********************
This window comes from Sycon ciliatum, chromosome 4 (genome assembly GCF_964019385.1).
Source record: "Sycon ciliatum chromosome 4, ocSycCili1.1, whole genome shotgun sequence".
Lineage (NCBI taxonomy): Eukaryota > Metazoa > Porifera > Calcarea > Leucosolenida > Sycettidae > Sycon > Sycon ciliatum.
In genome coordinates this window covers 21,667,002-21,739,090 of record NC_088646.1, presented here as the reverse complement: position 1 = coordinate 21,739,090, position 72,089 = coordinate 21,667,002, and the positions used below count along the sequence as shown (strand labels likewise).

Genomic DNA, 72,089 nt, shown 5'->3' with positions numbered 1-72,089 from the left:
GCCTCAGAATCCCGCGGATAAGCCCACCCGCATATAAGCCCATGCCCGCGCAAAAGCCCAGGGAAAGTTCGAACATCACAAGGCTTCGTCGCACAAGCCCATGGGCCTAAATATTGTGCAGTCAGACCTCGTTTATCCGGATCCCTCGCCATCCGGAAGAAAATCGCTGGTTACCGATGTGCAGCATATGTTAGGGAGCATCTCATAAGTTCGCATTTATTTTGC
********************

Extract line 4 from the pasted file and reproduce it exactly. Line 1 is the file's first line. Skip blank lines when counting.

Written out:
In genome coordinates this window covers 21,667,002-21,739,090 of record NC_088646.1, presented here as the reverse complement: position 1 = coordinate 21,739,090, position 72,089 = coordinate 21,667,002, and the positions used below count along the sequence as shown (strand labels likewise).